- Message from Co-Directors
- Program Brochure
- Faculty & Staff
- Advisory Board
- Contact Us
- Experiential Learning
- Social Ventures
- Faculty Viewpoints
- 2019 Climate Science & Investment Conference
- Northeast Workshop on Energy Policy and Environmental Economics
- 2018 Climate Science & Investment Conference
- The Near-term Impacts of Climate Change on Investors
- Solutions to Post-Incarceration Employment and Entrepreneurship
- Fulfilling the Promise of Education Technology
- Managing Schools to Improve Teacher Performance
- The Economics and Psychology of Poverty
- Measuring and Creating Excellence in Schools
- The American Healthcare Landscape in 2014
- Microfinance Symposium
- Research Resources
As countries around the world roll out climate change mitigation policies, carbon divestment moves from moral high ground to financial imperative.
Carbon emissions, long seen as a risk to the global ecosystem, may be a ticking time bomb for another group entirely: passive index investors, including pension funds, major institutions, and even individuals saving for retirement.
For these investors, index funds’ long reliance on the steady growth and high returns of carbon-intensive energy companies could soon become a financial liability as new emissions taxes and trading schemes eat away at fossil fuel companies’ bottom lines. A new investment strategy outlined by Patrick Bolton, however, offers investors an opportunity to hedge this risk, lowering their exposure to carbon by more than 50 percent while earning the same returns.
The carbon divestment movement, as the global effort to induce investors to wind down their stakes in fossil fuels has become known, has, until recently, largely been confined to college campuses where it has been driven by a strong moral agenda. “Up to this point,” Bolton says, “the divestment movement has been motivated by a desire to be a good citizen.”
While this strategy has had some initial success—Arabella Advisors, a philanthropic giving advisory, estimated in September that nearly $50 billion in assets had been divested from fossil fuels through commitments by individuals, governments, and institutions—many investors have been loath to wade into such a politically charged debate. “The pushback you hear from investors is ‘we have fiduciary responsibilities to our own clients and we can’t impose financial losses on them in order to be socially responsible,’” Bolton says. “But climate change isn’t just risky for society; it’s bad for investors, too.”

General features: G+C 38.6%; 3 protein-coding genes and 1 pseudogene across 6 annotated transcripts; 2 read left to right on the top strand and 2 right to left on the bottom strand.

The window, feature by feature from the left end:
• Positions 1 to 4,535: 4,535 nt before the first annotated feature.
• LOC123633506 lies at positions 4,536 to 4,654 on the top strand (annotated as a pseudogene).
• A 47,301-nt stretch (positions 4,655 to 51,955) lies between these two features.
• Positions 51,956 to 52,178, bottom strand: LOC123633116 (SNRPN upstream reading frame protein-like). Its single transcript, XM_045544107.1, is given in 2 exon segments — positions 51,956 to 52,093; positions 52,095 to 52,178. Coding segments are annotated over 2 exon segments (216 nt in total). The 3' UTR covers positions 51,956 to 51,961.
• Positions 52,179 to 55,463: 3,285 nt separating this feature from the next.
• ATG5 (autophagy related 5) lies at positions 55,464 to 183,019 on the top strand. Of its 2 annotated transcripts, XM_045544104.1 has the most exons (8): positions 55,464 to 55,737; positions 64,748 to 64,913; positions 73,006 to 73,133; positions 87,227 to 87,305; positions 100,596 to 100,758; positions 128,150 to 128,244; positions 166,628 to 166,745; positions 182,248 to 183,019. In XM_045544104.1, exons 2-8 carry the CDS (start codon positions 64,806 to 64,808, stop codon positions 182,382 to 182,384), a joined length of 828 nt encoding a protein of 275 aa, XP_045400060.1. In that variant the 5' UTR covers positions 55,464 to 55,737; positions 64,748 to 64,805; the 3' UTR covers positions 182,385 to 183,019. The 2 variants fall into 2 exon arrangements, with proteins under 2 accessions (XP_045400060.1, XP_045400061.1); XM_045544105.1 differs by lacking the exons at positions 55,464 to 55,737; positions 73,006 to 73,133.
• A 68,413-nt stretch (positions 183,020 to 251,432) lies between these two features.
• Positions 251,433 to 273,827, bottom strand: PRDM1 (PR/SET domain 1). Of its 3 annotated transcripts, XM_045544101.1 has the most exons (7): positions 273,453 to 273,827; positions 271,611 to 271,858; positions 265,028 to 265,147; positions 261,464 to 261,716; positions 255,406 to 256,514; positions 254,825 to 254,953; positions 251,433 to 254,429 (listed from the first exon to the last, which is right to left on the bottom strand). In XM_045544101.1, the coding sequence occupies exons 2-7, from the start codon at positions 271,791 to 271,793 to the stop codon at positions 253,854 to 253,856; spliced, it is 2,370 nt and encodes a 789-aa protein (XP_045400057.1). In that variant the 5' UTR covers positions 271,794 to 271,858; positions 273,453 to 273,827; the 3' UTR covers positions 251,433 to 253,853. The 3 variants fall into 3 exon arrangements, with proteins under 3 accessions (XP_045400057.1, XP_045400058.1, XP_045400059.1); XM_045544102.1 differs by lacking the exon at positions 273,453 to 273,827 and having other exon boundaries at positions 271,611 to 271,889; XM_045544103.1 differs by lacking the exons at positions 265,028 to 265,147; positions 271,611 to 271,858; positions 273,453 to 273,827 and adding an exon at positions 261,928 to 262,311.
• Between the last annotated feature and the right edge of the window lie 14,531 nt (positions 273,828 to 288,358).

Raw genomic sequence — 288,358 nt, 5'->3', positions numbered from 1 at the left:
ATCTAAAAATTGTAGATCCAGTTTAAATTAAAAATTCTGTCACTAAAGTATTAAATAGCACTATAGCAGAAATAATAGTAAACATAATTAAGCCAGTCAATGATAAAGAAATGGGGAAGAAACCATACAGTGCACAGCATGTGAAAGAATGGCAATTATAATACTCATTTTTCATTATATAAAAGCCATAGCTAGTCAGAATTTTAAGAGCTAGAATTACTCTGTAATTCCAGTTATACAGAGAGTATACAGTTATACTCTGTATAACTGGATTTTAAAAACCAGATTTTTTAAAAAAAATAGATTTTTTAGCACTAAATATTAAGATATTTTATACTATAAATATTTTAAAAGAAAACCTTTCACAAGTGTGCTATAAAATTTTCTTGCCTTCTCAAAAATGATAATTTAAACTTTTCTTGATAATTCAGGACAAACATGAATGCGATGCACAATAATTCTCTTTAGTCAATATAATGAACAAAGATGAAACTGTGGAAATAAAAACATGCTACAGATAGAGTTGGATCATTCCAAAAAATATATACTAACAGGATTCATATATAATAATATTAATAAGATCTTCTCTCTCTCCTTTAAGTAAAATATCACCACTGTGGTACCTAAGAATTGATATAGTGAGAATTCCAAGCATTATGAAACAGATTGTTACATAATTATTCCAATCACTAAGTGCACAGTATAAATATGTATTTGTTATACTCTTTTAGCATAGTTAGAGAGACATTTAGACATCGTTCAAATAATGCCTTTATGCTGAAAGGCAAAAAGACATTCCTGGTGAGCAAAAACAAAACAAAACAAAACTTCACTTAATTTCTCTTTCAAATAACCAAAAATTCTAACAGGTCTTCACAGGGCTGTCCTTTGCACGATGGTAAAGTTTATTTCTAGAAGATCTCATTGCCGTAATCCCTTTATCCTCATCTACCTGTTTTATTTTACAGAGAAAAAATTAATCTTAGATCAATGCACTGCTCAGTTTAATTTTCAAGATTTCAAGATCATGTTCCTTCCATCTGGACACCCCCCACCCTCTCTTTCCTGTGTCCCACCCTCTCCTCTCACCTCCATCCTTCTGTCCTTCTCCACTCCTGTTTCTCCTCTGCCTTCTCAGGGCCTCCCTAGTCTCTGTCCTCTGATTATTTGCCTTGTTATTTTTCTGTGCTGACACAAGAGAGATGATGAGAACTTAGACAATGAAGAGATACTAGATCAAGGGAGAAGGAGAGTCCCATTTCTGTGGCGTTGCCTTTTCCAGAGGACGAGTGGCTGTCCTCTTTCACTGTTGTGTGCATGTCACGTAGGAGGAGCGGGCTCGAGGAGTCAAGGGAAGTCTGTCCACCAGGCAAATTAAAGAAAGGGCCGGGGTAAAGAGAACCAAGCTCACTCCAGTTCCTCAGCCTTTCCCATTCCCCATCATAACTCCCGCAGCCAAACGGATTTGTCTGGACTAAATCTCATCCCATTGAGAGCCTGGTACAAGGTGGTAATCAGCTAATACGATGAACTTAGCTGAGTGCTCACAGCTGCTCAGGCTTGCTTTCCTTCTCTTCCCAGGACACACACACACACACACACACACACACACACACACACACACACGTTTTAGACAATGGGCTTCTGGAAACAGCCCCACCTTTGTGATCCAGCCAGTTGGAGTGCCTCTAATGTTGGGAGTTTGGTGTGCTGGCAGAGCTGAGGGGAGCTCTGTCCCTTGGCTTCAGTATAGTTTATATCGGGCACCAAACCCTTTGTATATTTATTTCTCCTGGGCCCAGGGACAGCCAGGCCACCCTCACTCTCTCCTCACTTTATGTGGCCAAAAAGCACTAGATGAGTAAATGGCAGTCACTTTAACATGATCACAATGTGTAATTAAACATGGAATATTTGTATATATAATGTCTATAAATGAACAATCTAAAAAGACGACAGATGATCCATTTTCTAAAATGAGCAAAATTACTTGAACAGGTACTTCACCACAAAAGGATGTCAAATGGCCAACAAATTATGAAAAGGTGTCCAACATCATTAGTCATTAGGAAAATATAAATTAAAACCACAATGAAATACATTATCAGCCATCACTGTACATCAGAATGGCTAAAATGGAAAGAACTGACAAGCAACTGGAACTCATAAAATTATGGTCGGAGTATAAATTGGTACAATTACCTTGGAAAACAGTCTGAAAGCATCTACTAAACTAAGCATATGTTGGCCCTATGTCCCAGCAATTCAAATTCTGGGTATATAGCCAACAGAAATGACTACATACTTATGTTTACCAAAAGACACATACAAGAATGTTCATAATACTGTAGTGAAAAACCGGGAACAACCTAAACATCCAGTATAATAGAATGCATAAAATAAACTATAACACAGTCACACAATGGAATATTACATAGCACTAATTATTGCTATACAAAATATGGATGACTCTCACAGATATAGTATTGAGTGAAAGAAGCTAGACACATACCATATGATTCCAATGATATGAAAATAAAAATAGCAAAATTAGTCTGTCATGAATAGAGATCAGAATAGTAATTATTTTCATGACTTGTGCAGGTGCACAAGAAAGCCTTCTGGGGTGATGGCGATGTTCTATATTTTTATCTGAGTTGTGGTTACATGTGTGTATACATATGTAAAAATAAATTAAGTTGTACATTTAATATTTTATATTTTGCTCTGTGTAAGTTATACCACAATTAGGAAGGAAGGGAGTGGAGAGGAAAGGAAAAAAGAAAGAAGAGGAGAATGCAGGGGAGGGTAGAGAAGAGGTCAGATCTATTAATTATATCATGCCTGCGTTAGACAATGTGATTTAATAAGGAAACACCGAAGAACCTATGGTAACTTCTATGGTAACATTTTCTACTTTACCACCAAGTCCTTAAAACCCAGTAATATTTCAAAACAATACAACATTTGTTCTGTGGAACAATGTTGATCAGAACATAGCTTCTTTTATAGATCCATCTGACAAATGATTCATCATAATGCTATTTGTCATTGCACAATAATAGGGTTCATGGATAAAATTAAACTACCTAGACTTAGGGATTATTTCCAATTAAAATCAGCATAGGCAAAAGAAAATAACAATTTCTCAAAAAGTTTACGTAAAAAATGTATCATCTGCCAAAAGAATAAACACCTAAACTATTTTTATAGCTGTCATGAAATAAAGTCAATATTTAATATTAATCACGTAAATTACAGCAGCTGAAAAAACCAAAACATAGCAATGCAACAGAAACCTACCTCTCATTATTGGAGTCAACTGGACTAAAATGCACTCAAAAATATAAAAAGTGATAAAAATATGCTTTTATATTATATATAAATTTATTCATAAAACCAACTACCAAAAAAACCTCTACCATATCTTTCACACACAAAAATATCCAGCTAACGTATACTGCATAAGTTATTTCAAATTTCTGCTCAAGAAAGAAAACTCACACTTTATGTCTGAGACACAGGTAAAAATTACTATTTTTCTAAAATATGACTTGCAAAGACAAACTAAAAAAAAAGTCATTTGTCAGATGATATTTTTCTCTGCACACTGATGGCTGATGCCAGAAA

As governments around the world move towards climate change mitigation policies, large holdings in fossil fuel companies begin to look like liabilities. Recognizing this mounting threat to investors, Bolton and co-researchers Mats Andersson of the Swedish pension fund AP4, and Frédéric Samama of Amundi, the largest European asset management firm, approached index provider MSCI to develop a family of new indices composed of fewer carbon-intensive stocks. Launched this past September, the MSCI Global Low Carbon Leaders offer passive investors a substantial reduction in their carbon exposure while replicating the returns of their reference indices, hedging the risk of future regulation at no cost while setting the stage for higher future returns.
Globally, the threat of carbon taxation and emissions trading schemes (ets), like cap-and-trade, isn’t as far off as it might seem in the United States. The World Bank reported this summer that some 40 countries and more than 20 cities, states, and provinces accounting for 22 percent of global greenhouse gas emissions have already either implemented carbon pricing mechanisms or are planning to. This includes the world’s largest emitter of greenhouse gases, China, which is presently piloting a regional ets in preparation for a nation-wide rollout in 2018. In January, Ontario’s liberal government announced plans to implement a climate change mitigation policy, which would bring 80 percent of the Canadian economy under some form of carbon tax despite the central government’s refusal to pursue either a carbon tax or an ets.
Fossil fuel companies and other carbon-intensive industries, from air travel to IT, are taking note. ExxonMobil, which has long used shadow carbon pricing in its long-term financial planning, estimated this year that carbon taxes in the Organization for Economic Cooperation and Development (oecd) would reach $60 per metric ton by 2030 and $80 by 2040. These taxes could leave substantial proven reserves, like the Alberta Tar Sands, stranded—the cost of bringing them to market outstripping the price they could fetch there.
Numbers like these could mean a dramatic turnaround as fossil fuel companies cease to look like such attractive investments and low-carbon funds like those developed by Bolton’s team start to outstrip their benchmarks. While uniform carbon pricing is likely still years in the offing, Bolton urges investors to move towards lower carbon investments today. “We now know enough to act. We have the market testing, we have scalable solutions, and we have the investment capabilities. Delaying portfolio decarbonization would be costly for investors and society.”